Matilda Colarossi talks to Lindsay Wong, author of The Woo-Woo
Lindsey Wong’s memoir The Woo-Woo relates the journey from childhood to young adulthood of a first generation Chinese-Canadian and her “crazy” family. Crazy is a word that appears often in the text, but not in the sense we might use it, of mental health. For the Wong family, crazy means possession by the Woo-Woo ghosts: ancestors who can occupy any individual at any time, at the least sign of weakness.
So the Wongs must be strong, for the Woo-Woo – the source of evil, hallucinations, blemishes, outbursts, bad marks and suicide attempts – are always lying in wait. Everything that goes wrong in life is the fault of the Woo-Woo, and every member of the Wong family tries to run from the ghosts as best they can. They do so by camping out for days in a food court in the mall, or by going to the bathroom (were one is vulnerable) in groups. Or, like Lindsay, by going away to university.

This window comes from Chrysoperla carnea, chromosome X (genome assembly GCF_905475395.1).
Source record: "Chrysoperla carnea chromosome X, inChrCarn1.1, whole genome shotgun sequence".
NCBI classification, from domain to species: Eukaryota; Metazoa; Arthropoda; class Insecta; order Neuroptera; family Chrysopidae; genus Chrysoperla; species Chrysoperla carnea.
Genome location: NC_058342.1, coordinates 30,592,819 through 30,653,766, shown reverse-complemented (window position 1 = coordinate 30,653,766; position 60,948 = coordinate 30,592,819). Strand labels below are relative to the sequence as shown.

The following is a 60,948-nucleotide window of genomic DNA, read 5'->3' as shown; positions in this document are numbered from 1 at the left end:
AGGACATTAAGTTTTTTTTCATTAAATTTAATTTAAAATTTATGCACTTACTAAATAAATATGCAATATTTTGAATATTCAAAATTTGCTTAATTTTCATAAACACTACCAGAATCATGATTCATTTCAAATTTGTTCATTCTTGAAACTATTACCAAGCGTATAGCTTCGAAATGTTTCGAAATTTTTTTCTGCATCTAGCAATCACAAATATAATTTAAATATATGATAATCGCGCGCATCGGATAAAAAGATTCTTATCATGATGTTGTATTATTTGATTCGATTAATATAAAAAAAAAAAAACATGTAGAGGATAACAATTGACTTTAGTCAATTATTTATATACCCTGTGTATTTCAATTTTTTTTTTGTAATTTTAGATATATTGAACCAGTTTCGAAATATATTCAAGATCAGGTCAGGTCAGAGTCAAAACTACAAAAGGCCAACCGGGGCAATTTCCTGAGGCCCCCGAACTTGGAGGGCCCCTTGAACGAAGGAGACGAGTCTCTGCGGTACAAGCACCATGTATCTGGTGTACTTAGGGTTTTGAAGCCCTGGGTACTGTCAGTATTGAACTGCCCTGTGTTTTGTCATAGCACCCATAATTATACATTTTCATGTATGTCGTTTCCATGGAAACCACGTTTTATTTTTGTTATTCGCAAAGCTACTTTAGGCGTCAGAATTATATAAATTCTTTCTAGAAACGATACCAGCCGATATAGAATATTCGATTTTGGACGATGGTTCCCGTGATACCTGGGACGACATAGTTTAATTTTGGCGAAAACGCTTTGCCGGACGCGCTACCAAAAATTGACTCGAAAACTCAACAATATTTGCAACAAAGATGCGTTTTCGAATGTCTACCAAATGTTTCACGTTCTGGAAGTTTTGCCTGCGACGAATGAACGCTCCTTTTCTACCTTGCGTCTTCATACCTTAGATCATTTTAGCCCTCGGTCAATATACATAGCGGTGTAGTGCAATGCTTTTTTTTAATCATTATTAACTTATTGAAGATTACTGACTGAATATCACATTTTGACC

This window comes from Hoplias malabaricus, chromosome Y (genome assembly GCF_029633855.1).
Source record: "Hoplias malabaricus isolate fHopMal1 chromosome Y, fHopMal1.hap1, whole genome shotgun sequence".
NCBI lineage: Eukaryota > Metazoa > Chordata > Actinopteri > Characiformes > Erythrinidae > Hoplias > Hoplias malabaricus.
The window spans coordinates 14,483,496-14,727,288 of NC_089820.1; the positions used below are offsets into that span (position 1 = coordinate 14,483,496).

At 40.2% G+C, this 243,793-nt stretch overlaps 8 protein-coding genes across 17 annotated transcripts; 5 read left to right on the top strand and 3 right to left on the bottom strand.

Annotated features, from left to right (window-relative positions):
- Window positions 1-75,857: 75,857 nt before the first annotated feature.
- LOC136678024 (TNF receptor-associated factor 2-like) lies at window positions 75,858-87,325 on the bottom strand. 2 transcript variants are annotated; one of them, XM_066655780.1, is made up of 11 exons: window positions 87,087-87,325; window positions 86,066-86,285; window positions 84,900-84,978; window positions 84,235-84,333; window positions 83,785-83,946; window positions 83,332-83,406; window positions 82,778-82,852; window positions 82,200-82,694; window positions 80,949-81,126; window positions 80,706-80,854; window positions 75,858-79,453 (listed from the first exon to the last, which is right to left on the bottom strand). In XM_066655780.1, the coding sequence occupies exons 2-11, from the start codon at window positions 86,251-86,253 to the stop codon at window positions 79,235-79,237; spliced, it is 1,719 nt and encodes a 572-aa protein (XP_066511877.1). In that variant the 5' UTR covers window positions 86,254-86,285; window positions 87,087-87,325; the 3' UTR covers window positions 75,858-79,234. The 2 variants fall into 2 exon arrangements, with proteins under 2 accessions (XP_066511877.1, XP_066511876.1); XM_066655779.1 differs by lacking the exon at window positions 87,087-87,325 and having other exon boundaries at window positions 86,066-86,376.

The memoir begins with Lindsay suffering from an extreme case of vertigo while she is in college, far from home (and, she had hoped, the Woo-Woo). Her greatest fears seem to become reality, but she gets a surprise, and we start on a joy-ride that we wish would never stop. We laugh, cry and worry about Lindsay as she tries to integrate into a new world, but does not know how to leave the weight of old ghosts behind.